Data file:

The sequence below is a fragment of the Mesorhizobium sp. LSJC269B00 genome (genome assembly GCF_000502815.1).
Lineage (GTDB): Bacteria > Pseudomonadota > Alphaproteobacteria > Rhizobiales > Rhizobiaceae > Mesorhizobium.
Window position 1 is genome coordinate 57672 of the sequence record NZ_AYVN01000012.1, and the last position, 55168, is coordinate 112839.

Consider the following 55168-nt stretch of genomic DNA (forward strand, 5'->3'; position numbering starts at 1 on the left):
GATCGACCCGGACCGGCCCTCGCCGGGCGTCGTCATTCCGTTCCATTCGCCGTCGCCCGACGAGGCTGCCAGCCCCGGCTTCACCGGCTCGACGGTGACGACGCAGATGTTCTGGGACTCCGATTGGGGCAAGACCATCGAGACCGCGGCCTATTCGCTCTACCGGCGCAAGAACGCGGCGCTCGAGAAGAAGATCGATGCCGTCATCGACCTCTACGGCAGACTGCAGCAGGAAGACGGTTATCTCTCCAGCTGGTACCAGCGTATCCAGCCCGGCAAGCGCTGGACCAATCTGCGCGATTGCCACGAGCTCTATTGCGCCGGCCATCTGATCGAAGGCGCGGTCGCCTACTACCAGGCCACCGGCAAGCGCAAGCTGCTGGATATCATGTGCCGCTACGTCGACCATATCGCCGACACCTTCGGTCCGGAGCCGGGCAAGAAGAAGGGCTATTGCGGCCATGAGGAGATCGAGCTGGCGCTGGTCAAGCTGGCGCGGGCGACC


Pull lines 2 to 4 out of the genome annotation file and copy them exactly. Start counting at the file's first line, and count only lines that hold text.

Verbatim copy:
Lineage (GTDB): Bacteria > Pseudomonadota > Alphaproteobacteria > Rhizobiales > Rhizobiaceae > Mesorhizobium.
Window position 1 is genome coordinate 57672 of the sequence record NZ_AYVN01000012.1, and the last position, 55168, is coordinate 112839.

Consider the following 55168-nt stretch of genomic DNA (forward strand, 5'->3'; position numbering starts at 1 on the left):